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Volume 49 – Number 1

Jan/Feb 2018

'Power and Beauty in China's Last Dynasty' at the Minneapolis Institute of Art

The Fifth Moon Group: Pioneers of New Chinese Modern Art in Taiwan
A Pictorial Journey through the Diamond Mountains
The Forged and The Divine: Weapons and Goddess Worship in Hinduism
Travelling Icons and Travelling Donors: A Metal Buddha Image in The Cleveland Museum of Art
Was the Lost-wax Technique Adopted in Pre-Qin Chinese Bronze Art?
Sigiriya: An Early Designed Landscape in Sri Lanka

COVER: The five hundred arhats (detail)
Qing dynasty (1644-1911), 18th century
Handscroll, silk tapestry (kesi), 42.5 x 899 cm
Minneapolis Institute of Art (42.8.343)

We start the New Year with a groundbreaking exhibition— ‘Power and Beauty in China’s Last Dynasty’ at the Minneapolis Institute of Art (Mia). Focusing on costumes and other works made for the court, the show is innovative in being designed in partnership with visual artist and theatre director Robert Wilson. The installation, which is accompanied by sound effects, employs the contrasts of darkness and brightness, emptiness and fullness to immerse visitors in the realm of the Qing court. Mia’s deputy director and chief curator Matthew Welch relates the background to the show, while Chinese art curator Liu Yang guides us through the display.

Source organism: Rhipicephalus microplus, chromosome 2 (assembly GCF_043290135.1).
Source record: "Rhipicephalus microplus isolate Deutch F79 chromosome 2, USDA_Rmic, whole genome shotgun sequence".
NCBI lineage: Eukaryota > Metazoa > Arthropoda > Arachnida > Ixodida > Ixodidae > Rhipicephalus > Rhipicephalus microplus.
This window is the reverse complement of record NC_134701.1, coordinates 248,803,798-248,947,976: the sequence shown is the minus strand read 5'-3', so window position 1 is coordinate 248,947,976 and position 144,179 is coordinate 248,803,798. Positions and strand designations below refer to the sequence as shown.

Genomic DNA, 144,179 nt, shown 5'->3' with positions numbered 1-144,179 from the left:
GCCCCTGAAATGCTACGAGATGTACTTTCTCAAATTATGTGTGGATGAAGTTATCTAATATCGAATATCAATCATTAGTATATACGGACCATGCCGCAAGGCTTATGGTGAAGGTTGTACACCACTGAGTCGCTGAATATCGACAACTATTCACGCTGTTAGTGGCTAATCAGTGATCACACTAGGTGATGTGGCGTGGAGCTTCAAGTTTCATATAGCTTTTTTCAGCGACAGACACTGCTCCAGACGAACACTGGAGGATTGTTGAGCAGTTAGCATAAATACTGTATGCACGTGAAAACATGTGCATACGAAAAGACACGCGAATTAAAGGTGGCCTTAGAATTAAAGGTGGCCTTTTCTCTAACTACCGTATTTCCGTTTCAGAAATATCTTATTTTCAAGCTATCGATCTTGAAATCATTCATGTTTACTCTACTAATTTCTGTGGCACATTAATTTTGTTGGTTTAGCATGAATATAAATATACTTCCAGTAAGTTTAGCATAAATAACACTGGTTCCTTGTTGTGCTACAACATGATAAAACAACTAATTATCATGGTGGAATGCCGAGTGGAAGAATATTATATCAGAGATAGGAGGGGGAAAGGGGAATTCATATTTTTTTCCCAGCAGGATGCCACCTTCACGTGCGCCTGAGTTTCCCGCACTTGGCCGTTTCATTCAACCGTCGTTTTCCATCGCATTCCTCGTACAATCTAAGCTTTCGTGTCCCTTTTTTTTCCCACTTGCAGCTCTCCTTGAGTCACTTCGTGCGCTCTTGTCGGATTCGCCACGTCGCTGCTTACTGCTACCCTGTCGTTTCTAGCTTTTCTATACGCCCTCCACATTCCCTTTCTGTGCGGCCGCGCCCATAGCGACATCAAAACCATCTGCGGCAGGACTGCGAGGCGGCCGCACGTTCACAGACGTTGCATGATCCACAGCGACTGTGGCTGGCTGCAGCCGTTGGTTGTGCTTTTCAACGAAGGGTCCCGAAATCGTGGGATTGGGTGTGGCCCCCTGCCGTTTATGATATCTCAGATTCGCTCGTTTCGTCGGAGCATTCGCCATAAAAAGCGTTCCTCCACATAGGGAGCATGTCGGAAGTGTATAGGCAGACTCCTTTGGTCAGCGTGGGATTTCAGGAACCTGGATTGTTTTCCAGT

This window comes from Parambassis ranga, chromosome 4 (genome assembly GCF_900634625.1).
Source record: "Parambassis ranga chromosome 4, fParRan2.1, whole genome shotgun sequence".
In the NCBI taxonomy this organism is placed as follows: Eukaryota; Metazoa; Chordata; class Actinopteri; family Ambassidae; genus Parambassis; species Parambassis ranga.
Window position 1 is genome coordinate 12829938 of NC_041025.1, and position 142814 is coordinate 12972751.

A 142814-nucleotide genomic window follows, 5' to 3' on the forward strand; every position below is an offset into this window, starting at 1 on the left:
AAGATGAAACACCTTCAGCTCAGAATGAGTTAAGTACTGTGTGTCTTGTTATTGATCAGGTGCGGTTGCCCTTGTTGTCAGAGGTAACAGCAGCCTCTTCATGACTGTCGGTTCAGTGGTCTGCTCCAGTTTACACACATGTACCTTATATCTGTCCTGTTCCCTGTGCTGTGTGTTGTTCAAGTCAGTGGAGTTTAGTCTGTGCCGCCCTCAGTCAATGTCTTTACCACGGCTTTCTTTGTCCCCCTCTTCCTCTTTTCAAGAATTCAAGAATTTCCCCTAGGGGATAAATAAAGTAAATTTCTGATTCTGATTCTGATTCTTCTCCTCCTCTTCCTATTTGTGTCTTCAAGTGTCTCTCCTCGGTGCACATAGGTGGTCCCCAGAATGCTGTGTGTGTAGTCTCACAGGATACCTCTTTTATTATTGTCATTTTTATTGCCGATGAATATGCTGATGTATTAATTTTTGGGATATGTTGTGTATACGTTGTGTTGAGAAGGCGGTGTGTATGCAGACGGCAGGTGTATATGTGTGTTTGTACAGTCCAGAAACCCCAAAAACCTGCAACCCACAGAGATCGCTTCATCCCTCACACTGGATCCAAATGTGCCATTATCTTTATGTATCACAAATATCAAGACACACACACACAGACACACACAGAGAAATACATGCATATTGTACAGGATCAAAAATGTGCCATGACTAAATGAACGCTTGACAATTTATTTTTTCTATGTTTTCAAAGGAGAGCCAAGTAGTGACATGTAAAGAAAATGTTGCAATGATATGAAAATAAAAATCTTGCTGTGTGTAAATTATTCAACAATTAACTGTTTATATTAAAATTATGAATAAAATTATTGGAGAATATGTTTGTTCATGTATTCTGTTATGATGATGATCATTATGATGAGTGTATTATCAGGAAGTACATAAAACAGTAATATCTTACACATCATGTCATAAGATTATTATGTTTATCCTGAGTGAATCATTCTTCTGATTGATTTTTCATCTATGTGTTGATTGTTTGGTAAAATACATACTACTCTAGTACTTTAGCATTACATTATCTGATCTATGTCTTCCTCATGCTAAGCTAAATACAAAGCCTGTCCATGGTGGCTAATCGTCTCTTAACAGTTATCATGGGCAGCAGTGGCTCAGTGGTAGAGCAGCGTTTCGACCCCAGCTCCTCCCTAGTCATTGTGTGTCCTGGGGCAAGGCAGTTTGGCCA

Next, An-yi Pan looks at the growth of post-war Taiwan modern art and the evolution of the Fifth Moon Group, which was resurrected in the 1990s and featured 36 painters in its 2017 show; Soyoung Lee presents a 19th century painting of the Diamond Mountains in Korea that was recently acquired by The Met and will be on view in 2018; and Rachel Parikh explains the sacred roles of weaponry in Hindu belief.

The Cleveland Museum of Art is home to a 6th century image of Shakyamuni, long thought to have been the oldest metal Buddha made in Nepal. In ‘New Perspectives’, Aurora Graldi re-examines this view, concluding that the statue was in fact cast in northeast India. Peng Peng considers the manufacturing technique of the bronze zun-pan set from the tomb of Marquis Yi. And Divya Kumar-Dumas introduces Sigiriya, perhaps one of the oldest gardens known in Asia.

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